10. I know exactly what you mean. I still instinctively grab sizes I used to wear, and am absolutely shocked when a regular medium or large fit my bottom half. I also am always super self conscious that i look fat…then when I see pictures of myself I’m like wait…I don’t look like, do i? I’ve also discovered that hearing someone fat-shame a girl isn’t a red hot button for me. I’ve had numerous people discuss how fat, ugly, or “nasty” other girls are in front of me, assuming that since I’m thin now, that it won’t offend me, only to find themselves receiving the full hormonal, completely remembers crying in a dressing room because the store didn’t carry my size pants, force of my rage.

    1. Oh hell yes, from me too! Like come on now, it wasn’t that long ago that I was that girl. I haven’t forgotten so soon, and I sincerely doubt I ever will!

      As for the clothes, I’m still paranoid I look fat sometimes just because I’m used to looking in the mirror and trying to camouflage a huge roll for 25 minutes before leaving the house. And now that I don’t have to do that, it’s weird.

  11. Great honest post! Of course, I don’t expect any different from you which is why I keep coming back! πŸ˜‰ I have never understood why it is completely acceptable to make fun of fat people, but not anyone else. You see it everywhere, even in television shows geared toward children. It makes me sick, and my poor kids are sick along with me though probably because I lecture them about treating everyone with respect every time I see something like that on one of their shows. Thanks for speaking up!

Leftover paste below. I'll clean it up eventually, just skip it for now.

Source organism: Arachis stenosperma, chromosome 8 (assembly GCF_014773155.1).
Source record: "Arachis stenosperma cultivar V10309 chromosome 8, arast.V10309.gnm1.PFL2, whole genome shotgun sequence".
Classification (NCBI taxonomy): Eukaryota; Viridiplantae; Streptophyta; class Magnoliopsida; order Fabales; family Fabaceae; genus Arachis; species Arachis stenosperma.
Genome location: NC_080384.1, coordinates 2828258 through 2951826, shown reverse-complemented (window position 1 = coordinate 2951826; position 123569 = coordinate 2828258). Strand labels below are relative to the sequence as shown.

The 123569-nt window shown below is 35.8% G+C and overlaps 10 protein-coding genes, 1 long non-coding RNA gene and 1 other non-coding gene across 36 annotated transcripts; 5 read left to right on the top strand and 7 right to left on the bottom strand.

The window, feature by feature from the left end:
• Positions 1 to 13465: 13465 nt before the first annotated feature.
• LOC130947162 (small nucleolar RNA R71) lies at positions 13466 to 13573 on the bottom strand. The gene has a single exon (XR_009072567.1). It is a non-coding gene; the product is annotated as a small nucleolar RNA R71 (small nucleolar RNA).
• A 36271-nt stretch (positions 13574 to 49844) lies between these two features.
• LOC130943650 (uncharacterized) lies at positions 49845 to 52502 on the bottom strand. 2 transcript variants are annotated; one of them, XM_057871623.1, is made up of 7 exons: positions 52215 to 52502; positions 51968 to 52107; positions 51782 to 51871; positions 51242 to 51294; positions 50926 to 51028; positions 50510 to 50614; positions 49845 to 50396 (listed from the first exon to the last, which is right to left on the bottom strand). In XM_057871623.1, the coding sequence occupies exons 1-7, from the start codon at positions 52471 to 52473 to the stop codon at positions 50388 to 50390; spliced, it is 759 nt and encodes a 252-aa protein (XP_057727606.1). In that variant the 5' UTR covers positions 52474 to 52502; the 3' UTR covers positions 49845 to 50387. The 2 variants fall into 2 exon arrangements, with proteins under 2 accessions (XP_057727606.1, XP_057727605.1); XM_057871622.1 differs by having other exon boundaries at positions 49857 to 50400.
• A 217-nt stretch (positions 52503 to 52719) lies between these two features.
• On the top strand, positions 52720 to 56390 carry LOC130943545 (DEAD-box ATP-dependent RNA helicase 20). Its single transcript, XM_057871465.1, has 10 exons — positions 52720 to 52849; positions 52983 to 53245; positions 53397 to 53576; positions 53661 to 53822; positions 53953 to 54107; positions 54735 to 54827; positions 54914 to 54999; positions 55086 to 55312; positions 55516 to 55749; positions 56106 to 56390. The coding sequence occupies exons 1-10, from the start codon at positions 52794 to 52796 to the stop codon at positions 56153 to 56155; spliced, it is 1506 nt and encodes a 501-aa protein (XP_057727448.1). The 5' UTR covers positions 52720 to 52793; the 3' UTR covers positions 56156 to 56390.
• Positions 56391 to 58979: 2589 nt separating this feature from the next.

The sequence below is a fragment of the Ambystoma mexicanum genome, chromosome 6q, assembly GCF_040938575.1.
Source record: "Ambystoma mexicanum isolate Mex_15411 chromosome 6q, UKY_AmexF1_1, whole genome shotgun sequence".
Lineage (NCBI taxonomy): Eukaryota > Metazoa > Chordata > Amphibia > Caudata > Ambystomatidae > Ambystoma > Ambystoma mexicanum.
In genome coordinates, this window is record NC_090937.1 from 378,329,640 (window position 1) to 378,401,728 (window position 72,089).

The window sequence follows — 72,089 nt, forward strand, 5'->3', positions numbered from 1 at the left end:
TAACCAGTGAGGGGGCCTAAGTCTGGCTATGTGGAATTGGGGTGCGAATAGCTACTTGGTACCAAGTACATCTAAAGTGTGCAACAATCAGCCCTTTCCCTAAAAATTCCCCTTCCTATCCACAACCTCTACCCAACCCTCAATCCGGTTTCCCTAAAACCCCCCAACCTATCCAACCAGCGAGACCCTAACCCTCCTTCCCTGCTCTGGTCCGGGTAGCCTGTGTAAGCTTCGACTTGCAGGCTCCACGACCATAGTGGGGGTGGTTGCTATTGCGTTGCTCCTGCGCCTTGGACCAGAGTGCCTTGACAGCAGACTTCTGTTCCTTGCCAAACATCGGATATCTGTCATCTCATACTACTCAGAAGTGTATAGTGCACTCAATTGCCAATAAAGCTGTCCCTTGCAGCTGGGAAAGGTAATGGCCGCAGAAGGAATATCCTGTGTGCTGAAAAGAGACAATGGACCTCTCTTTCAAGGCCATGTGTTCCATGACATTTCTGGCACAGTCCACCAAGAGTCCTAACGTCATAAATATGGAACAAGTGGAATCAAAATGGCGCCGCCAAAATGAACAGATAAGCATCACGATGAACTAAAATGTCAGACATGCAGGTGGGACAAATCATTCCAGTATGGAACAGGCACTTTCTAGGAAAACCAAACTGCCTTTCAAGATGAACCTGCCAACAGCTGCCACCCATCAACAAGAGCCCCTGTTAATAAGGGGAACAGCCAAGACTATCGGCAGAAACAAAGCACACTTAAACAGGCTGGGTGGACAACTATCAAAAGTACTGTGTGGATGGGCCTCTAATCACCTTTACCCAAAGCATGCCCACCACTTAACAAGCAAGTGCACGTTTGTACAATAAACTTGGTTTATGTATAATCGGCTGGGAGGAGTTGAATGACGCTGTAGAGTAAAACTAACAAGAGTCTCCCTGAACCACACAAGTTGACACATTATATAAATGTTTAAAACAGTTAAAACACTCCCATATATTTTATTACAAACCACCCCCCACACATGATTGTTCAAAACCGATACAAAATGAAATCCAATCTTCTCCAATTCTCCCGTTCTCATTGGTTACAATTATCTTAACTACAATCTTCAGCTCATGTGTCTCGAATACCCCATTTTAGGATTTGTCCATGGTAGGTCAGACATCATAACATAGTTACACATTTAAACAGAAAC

1. It’s something that needs to be said. I don’t think it’s okay to make comments about anyone’s weight EVER–whether it’s being too big or too small.

  12. I love this post! Being a formerly fat girl myself, I completely get it.
    It hurts me to see people making fun of another person’s weight too. It isn’t right. The worst is that the bullies don’t get very creative. It’s always the same “Ha ha, you’re so fat!”. You’d think it’d get old someday.

    1. Agreed. I hate that a thin girl compared to a “fat” girl, the thin girl will always be seen as superior simply because of her lower body weight. I mean, what kind of shit is that?